A navy flak jacket over his sky-blue shirt, Neil Wigan peered through the bulletproof glass window at six uneven wooden poles in front of a sand dune.
“There are more of them now,” the British ambassador to Somalia said, driving past the execution posts that convicts are tied to before being shot by firing squad. “It isn’t a particularly reassuring sign of progress.”
At 8.30 every morning chef Luca Rossi goes looking for fish. He steers his 100cc motorbike out of the gated compound and along a potholed, sand-fringed ribbon of tarmac towards the Malindi seafront.
The first stop is a rough single-room building. Outside, a fishmonger chops a small hammerhead shark into thick slices. Inside lobster, red snapper and grouper fill two chest fridges. What Rossi wants are jumbo prawns: hard to find and expensive now.
He pays 2,200 Kenya shillings ($24) for the only kilo the fishmonger has. Cleaned, split and grilled it will be enough for just three portions at the upmarket restaurant where Rossi is head chef. Continue reading Kenya’s ‘Little Italy’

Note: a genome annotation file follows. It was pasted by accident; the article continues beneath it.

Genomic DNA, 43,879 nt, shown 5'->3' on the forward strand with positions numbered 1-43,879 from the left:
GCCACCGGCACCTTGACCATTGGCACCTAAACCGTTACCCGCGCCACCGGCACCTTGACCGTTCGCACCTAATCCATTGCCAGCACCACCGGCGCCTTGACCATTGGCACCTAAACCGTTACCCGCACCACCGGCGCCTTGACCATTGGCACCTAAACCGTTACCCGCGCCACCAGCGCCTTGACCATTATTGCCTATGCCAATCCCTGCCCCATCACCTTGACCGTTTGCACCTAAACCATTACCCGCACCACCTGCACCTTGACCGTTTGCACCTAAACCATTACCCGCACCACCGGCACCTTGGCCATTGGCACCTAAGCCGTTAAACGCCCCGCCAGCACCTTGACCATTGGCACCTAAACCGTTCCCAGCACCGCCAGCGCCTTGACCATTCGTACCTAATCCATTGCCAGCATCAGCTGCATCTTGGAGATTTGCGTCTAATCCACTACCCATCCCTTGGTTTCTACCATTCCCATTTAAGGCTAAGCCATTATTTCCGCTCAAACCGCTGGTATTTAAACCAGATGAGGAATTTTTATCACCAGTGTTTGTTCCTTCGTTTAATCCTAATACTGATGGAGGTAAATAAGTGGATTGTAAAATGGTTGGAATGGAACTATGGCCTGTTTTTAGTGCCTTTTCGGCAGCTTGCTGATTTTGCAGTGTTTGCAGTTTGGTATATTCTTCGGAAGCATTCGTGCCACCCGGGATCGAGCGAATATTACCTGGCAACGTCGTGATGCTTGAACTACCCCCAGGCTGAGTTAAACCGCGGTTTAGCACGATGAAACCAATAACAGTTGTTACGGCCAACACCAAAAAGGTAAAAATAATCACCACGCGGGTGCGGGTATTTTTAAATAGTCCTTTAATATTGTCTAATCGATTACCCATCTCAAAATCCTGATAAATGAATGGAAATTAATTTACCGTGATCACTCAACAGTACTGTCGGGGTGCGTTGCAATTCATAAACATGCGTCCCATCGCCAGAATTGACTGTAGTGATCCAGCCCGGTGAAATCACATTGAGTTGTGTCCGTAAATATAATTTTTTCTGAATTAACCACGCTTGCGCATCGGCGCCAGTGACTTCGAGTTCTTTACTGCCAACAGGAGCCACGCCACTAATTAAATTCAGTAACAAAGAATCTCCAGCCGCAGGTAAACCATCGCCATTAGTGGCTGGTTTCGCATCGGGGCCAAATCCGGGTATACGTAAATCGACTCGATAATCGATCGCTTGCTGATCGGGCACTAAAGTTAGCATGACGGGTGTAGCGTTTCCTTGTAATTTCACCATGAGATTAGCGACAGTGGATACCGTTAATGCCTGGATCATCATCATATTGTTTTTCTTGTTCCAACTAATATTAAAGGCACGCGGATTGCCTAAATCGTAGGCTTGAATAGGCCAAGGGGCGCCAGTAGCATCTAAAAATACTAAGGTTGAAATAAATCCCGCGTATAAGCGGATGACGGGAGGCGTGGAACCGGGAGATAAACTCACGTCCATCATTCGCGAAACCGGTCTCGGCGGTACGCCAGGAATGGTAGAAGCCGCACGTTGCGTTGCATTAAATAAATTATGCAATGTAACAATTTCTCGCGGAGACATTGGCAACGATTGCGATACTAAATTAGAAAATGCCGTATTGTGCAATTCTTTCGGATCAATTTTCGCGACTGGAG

No meteor from outer space, no unstoppable pandemic, no heroic, ultimately futile last stand. Instead poor sperm, weak knees and ovarian cysts mark the end of a lifeline cut short by human greed, ignorance and indifference.
After 13 months of fighting and six failed ceasefires, diplomats are being forced to accept that any deal to end the war in South Sudan will, at best, result in a return to the status quo that precipitated the carnage in the first place.
The latest peace proposal drafted this week in Addis Ababa by regional bloc IGAD and seen by AFP leaves Salva Kiir as president and re-installs rebel leader Riek Machar as his deputy, a position he held until July 2013 when his sacking planted the seed of a war that erupted five months later.